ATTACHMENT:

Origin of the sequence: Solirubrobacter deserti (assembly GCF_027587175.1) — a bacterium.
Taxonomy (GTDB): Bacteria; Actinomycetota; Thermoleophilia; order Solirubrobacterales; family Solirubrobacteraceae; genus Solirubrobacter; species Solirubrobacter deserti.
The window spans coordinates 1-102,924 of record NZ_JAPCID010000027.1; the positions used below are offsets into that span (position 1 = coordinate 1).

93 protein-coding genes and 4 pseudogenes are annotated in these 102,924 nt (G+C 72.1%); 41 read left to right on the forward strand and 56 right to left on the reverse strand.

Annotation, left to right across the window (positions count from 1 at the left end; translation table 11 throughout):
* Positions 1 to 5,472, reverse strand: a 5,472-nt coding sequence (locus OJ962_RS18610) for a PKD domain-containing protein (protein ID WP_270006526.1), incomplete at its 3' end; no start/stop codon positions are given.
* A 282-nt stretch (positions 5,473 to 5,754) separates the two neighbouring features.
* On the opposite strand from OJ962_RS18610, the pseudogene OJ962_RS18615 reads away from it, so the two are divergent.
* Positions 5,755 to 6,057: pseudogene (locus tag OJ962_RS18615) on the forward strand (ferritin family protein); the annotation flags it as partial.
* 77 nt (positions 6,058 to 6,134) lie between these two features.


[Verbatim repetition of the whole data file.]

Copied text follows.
Origin of the sequence: Solirubrobacter deserti (assembly GCF_027587175.1) — a bacterium.
Taxonomy (GTDB): Bacteria; Actinomycetota; Thermoleophilia; order Solirubrobacterales; family Solirubrobacteraceae; genus Solirubrobacter; species Solirubrobacter deserti.
The window spans coordinates 1-102,924 of record NZ_JAPCID010000027.1; the positions used below are offsets into that span (position 1 = coordinate 1).

93 protein-coding genes and 4 pseudogenes are annotated in these 102,924 nt (G+C 72.1%); 41 read left to right on the forward strand and 56 right to left on the reverse strand.

Annotation, left to right across the window (positions count from 1 at the left end; translation table 11 throughout):
* Positions 1 to 5,472, reverse strand: a 5,472-nt coding sequence (locus OJ962_RS18610) for a PKD domain-containing protein (protein ID WP_270006526.1), incomplete at its 3' end; no start/stop codon positions are given.
* A 282-nt stretch (positions 5,473 to 5,754) separates the two neighbouring features.
* On the opposite strand from OJ962_RS18610, the pseudogene OJ962_RS18615 reads away from it, so the two are divergent.
* Positions 5,755 to 6,057: pseudogene (locus tag OJ962_RS18615) on the forward strand (ferritin family protein); the annotation flags it as partial.
* 77 nt (positions 6,058 to 6,134) lie between these two features.